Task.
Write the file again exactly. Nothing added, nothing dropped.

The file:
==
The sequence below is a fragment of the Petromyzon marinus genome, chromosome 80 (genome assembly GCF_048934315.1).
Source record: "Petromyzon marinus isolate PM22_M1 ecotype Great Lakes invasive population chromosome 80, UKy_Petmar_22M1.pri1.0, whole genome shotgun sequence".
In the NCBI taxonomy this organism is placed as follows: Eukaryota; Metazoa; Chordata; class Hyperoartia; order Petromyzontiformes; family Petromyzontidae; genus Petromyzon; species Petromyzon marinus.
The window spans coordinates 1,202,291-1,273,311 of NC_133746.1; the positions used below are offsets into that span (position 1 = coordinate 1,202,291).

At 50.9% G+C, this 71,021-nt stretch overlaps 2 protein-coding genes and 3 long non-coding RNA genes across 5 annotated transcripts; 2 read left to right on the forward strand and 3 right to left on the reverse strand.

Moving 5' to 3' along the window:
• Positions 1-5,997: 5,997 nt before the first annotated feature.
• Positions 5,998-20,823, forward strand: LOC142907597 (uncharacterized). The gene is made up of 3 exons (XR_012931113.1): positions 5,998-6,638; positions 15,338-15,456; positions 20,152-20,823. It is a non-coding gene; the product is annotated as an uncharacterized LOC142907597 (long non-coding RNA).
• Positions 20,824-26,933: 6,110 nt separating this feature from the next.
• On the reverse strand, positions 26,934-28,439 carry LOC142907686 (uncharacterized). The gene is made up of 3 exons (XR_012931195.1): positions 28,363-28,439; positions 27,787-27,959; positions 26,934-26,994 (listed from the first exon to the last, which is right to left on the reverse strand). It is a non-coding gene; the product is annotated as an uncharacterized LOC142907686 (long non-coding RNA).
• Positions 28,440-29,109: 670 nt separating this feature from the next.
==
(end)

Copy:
The sequence below is a fragment of the Petromyzon marinus genome, chromosome 80 (genome assembly GCF_048934315.1).
Source record: "Petromyzon marinus isolate PM22_M1 ecotype Great Lakes invasive population chromosome 80, UKy_Petmar_22M1.pri1.0, whole genome shotgun sequence".
In the NCBI taxonomy this organism is placed as follows: Eukaryota; Metazoa; Chordata; class Hyperoartia; order Petromyzontiformes; family Petromyzontidae; genus Petromyzon; species Petromyzon marinus.
The window spans coordinates 1,202,291-1,273,311 of NC_133746.1; the positions used below are offsets into that span (position 1 = coordinate 1,202,291).

At 50.9% G+C, this 71,021-nt stretch overlaps 2 protein-coding genes and 3 long non-coding RNA genes across 5 annotated transcripts; 2 read left to right on the forward strand and 3 right to left on the reverse strand.

Moving 5' to 3' along the window:
• Positions 1-5,997: 5,997 nt before the first annotated feature.
• Positions 5,998-20,823, forward strand: LOC142907597 (uncharacterized). The gene is made up of 3 exons (XR_012931113.1): positions 5,998-6,638; positions 15,338-15,456; positions 20,152-20,823. It is a non-coding gene; the product is annotated as an uncharacterized LOC142907597 (long non-coding RNA).
• Positions 20,824-26,933: 6,110 nt separating this feature from the next.
• On the reverse strand, positions 26,934-28,439 carry LOC142907686 (uncharacterized). The gene is made up of 3 exons (XR_012931195.1): positions 28,363-28,439; positions 27,787-27,959; positions 26,934-26,994 (listed from the first exon to the last, which is right to left on the reverse strand). It is a non-coding gene; the product is annotated as an uncharacterized LOC142907686 (long non-coding RNA).
• Positions 28,440-29,109: 670 nt separating this feature from the next.